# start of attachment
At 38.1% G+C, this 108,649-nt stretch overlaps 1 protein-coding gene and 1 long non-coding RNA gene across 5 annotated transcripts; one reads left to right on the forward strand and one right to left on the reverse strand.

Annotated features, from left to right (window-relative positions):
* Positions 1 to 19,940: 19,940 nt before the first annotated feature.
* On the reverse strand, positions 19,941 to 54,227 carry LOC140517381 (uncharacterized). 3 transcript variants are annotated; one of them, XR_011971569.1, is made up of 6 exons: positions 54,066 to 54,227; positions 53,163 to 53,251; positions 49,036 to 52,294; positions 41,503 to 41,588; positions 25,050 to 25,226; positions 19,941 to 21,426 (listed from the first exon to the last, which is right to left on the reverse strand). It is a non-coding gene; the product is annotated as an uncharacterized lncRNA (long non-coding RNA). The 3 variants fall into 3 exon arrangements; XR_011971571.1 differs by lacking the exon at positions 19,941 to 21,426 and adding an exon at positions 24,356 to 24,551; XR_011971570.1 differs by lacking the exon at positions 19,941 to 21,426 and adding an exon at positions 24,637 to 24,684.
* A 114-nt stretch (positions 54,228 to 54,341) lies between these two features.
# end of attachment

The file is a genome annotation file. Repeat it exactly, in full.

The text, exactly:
At 38.1% G+C, this 108,649-nt stretch overlaps 1 protein-coding gene and 1 long non-coding RNA gene across 5 annotated transcripts; one reads left to right on the forward strand and one right to left on the reverse strand.

Annotated features, from left to right (window-relative positions):
* Positions 1 to 19,940: 19,940 nt before the first annotated feature.
* On the reverse strand, positions 19,941 to 54,227 carry LOC140517381 (uncharacterized). 3 transcript variants are annotated; one of them, XR_011971569.1, is made up of 6 exons: positions 54,066 to 54,227; positions 53,163 to 53,251; positions 49,036 to 52,294; positions 41,503 to 41,588; positions 25,050 to 25,226; positions 19,941 to 21,426 (listed from the first exon to the last, which is right to left on the reverse strand). It is a non-coding gene; the product is annotated as an uncharacterized lncRNA (long non-coding RNA). The 3 variants fall into 3 exon arrangements; XR_011971571.1 differs by lacking the exon at positions 19,941 to 21,426 and adding an exon at positions 24,356 to 24,551; XR_011971570.1 differs by lacking the exon at positions 19,941 to 21,426 and adding an exon at positions 24,637 to 24,684.
* A 114-nt stretch (positions 54,228 to 54,341) lies between these two features.